Catalyst

Into the Looking Glass:
Seeing a Clear Reflection

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Download the January to March 2014 Catalyst 2 MB



In his book, The Five Dysfunctions of a Team, Patrick Lencioni reminds us of a simple fact that is painfully obvious in our workplaces, “Human beings are messy, fallible creatures, and when you put enough of us in a room and ask us to work together, problems arise.”

So, how can we expect to achieve the competitive advantage that results from a healthy organizational culture if our firms are filled with Lencioni’s “fallible creatures”? Taking a good hard look in the mirror – at ourselves, at our co-workers and at our leaders – provides an excellent starting point.


“Are we ready to take the challenge of seeing ourselves as others see us?”
- Dr. Karl Kapp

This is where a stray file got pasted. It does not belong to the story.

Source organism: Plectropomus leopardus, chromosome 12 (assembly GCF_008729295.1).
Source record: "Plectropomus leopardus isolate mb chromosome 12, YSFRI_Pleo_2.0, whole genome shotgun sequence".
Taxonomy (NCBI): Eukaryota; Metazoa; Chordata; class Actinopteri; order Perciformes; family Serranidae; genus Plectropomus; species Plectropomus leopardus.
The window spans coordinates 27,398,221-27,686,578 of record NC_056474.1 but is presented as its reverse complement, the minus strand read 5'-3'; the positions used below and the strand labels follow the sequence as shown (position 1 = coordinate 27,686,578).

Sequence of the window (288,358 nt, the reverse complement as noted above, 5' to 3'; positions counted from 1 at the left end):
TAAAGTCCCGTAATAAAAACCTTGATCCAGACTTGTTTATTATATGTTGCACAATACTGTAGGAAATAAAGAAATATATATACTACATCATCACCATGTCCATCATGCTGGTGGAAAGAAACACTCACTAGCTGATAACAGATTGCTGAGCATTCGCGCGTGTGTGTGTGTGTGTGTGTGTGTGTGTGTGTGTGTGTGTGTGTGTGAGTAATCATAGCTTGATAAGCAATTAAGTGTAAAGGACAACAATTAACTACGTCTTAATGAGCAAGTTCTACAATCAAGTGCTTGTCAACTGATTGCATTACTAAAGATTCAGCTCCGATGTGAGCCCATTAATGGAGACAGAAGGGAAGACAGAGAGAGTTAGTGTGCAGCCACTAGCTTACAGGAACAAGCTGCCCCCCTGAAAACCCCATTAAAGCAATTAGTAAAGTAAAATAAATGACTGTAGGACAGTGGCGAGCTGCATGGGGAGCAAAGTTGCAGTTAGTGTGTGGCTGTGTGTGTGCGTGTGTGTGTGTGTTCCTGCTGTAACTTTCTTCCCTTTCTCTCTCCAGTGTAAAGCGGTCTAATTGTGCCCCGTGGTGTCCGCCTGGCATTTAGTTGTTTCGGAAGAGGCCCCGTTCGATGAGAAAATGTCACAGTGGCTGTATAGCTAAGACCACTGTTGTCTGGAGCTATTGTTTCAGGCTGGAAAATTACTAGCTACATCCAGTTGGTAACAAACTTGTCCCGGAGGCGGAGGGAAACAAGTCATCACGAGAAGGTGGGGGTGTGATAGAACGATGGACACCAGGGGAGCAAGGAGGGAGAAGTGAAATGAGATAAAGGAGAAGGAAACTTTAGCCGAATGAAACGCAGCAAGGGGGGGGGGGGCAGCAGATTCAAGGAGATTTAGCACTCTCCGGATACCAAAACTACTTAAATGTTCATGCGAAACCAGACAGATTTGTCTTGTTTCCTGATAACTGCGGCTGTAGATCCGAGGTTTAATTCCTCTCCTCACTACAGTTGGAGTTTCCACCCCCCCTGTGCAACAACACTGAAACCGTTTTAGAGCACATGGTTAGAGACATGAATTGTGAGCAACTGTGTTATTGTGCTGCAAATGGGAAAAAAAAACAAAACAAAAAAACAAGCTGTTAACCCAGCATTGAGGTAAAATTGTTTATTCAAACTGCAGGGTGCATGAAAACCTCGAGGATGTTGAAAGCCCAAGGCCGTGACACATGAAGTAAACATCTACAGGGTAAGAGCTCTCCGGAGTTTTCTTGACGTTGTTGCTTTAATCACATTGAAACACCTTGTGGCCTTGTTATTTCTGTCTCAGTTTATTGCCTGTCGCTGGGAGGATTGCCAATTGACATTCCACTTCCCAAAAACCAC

Seeing a clear reflection of ourselves What do you see when you look into the mirror? Is the reflection of yourself that you see in the mirror the same image that others see? Our ability to see a clear reflection begins with the relationship we have with our self, and it serves as the core foundation for all interactions with others, interactions that take place both inside and outside the workplace. To a significant degree, our overall effectiveness depends on our ability to see our actions and behaviors as others perceive them. From our viewpoint, whether others get it right or wrong is less important than the fact that perception becomes the reality upon which others base their actions. It certainly isn’t easy to see ourselves through the eyes of others; the reflection of behaviors we see in the mirror is colored distinctly with our own intentions. And while we judge ourselves based on our intentions, others base their judgments solely on our actions.